Firstly, my apologies for being a little quiet of late – rest assured I will be a lot more vocal over the following months!
Secondly, this post is the first of two I will be posting today, as I have a little anecdote and a some words of advice for any pet owners amongst us.
OK, so as you may remember from an earlier post, I have a 9 month old kitten who goes by the name of Dave. He had some… um… let’s call them “anatomical differences” to his fellow tomcats, which meant that when the day of neutering came, the operation would be less straightforward, cost a lot more money, and probably be quite stressful for him.
At the end of March I found myself in a position to finally be able to get the procedure sorted done, so booked him in with the vet for his preliminary ultrasound scan to find out exactly where his little kitty-balls were. I won’t waffle on about it, but basically, the outcome of the scan showed two things :
1) One kitty-ball was in the right place, the other was subcutaneous. This meant that the operation would be more straightforward and less dangerous (and cheaper).
2) The scan showed that Dave had an enlarged spleen and a swelling on the offending organ. This is normally a sign of a more serious problem, like Feline Leukaemia (FeLV) or FIV (Cat HIV). They would need to carry out some blood tests on the little guy to get a better idea, but that I should be prepared for the worst.
So good news and very bad news. I spent the next couple of days terrorising myself by Googling possible causes of enlarged spleens, FeLV and FIV, and wracking my brains as to how this could have happened. He has had all of his vaccinations, has had no contact with other animals since he was eight weeks old… how…. why? I must admit I relaly did get myself in a state, and when I took him in for the operation and tests two days later I had resigned myself to having a very poorly cat, probably with a couple of years tops to live.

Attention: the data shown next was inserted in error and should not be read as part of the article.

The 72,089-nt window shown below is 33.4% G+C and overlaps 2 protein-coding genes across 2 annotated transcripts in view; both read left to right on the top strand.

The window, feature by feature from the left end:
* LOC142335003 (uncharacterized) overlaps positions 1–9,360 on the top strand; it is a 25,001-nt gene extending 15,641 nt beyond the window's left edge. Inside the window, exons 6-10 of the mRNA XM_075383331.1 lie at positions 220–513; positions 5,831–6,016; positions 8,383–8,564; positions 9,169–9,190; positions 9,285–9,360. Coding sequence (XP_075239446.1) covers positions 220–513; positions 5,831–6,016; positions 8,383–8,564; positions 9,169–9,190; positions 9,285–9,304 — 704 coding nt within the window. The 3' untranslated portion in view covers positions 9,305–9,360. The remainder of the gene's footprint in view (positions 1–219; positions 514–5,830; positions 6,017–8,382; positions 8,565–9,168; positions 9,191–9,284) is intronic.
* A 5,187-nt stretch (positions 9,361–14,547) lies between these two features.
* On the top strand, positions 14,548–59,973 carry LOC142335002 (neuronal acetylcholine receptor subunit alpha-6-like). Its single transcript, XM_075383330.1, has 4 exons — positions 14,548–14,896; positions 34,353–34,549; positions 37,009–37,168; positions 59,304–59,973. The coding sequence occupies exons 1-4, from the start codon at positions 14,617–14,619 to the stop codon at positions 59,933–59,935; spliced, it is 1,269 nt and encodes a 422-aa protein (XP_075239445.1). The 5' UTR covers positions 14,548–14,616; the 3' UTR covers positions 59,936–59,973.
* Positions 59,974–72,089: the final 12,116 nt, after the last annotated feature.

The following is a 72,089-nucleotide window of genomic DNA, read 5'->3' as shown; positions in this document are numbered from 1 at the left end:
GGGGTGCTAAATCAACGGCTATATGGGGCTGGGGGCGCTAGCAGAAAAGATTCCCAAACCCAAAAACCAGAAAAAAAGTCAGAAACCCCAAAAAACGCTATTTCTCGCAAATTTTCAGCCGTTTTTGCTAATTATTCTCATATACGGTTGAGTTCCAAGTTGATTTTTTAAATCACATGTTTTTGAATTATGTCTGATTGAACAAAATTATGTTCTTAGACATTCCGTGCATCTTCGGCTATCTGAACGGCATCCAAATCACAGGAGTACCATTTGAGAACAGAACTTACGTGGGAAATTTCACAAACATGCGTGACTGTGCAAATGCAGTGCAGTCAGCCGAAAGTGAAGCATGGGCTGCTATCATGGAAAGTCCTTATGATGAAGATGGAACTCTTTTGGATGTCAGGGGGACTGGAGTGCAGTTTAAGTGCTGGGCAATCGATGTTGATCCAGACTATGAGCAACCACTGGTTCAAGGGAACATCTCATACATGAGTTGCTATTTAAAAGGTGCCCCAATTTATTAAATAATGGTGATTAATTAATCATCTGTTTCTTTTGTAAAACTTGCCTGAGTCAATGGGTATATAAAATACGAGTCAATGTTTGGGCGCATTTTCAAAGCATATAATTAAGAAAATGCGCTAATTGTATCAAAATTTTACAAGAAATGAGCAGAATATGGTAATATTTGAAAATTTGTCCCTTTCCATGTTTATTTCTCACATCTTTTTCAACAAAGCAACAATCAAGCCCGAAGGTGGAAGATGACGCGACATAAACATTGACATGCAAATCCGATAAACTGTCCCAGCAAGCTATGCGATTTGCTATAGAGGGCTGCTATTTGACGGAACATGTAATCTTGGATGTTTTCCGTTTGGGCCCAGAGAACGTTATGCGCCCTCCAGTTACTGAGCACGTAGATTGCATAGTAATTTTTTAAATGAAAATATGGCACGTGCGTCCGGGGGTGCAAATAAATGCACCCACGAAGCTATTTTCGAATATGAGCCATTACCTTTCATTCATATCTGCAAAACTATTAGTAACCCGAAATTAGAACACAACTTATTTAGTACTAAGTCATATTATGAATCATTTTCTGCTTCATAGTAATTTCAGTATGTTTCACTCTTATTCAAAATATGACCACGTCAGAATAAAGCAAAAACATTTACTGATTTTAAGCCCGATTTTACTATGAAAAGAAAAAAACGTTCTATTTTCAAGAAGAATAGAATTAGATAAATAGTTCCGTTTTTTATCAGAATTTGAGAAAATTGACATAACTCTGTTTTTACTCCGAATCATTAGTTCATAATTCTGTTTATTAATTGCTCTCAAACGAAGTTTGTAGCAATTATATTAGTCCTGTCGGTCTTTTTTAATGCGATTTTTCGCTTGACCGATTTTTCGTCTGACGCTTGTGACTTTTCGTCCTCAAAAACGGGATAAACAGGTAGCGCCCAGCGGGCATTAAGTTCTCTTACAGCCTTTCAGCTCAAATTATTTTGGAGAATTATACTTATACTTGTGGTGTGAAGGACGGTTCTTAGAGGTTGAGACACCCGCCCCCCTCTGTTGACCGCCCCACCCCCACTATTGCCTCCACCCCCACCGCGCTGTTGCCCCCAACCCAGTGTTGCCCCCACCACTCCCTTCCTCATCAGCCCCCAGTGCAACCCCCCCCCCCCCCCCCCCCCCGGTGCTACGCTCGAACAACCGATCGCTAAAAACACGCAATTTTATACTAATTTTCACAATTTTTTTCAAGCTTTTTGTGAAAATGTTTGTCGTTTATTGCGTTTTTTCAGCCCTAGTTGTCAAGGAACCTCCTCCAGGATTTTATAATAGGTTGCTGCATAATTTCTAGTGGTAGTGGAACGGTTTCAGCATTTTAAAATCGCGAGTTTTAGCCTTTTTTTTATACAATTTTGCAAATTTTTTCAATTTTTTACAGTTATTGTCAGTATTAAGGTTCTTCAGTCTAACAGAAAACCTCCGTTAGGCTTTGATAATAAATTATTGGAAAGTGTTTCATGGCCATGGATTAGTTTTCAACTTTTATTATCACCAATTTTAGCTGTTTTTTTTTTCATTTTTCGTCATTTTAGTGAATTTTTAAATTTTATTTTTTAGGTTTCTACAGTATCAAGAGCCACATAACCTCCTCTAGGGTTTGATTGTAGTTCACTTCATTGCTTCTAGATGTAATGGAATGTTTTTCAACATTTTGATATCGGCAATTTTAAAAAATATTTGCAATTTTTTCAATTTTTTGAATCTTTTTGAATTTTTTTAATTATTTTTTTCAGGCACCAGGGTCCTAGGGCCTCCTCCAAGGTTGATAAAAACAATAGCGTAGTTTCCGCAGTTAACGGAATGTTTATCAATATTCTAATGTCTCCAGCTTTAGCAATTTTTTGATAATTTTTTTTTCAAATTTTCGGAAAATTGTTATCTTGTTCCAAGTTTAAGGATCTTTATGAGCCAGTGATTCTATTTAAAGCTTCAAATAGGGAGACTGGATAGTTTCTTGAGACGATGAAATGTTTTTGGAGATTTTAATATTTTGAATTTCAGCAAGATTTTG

I spent the rest of the day sitting in the flat, gazing forlornly at his toys and paraphernalia. What would I do? Is he in pain? Is he going to die? I have become very, very attached to my little furball, and can’t imagine losing him, so young as well. Six hours later I went to collect Dave from the surgery; my mind racing, feeling sick to my stomach. What were they going to tell me? How did the operation go? What could I have done to stop this? I waited in the consulting room while the nurse went to fetch him. The vet (who is also my landlord) explained what they had done in the operation and said that the results for both tests (FeLV and FIV) were in fact NEGATIVE! My word. I nearly cried. Nursey brought in the little fella in his carrier and he hobbled out to me- the most pathetic thing I have ever seen – grumbling and mewling. He had a little blue bandage round his paw where they had taken the blood test and was batting the air trying to get it off. What a little soldier
For the past week he has been the subject of constant fuss and new toys and treats… he seems a little bit unimpressed by it all though. He’s got a bald rear end and a shaven patch on his leg, but the bandage is off. He seems to be his normal self though I have noticed he is sleeping a lot more.
Anyway, the point of me regaling you with this tale is as follows. If you are here in Spain with a pet, or you get a pet while you are here, it is really, really important to find a vet you can trust, and ensure your animal’s vaccinations are all up to date. If you don’t speak Spanish or are not confident in your level of Spanish when it comes to something like this, you can find a list of English-speaking vets here:
The surgery I use is this one
The staff are great and take really good care of Dave. I live just down the road, and like I said, the vet is my landlord, so choosing a surgery was easy for me
The Comunidad de Madrid have very strict rules on pets and pet ownership, so it is a good idea to study up before you get a pet. It is a legal requirement for all pets to be microchipped, and have a personal record of all vaccinations. Your vet will give this to you. You can find more information here:
Makes me glad I have a kitty and not a dog… so many more laws for dogs! There are a lot of stray cats in Madrid though, and it can be heartbreaking to see sometimes. Dave often hears them meowing outside and will prick his ears up and look to the terrace for all of ten seconds before going back to sleep… haha!
Another good idea is to insure your pet. I am currently looking into this and have had a couple of quotes. There are plenty of English-speaking insurance brokers in Spain, but you will need to look online. I have done all of my insurance window-shopping online, but most pet insurance here is underwritten by protectapet.eu; you just need to hunt around for who will give it to you for the cheapest!
Right I better go for now, but will be back later on to regale you with some spring-time tales. In the meantime. ENJOY THE SUNSHINE!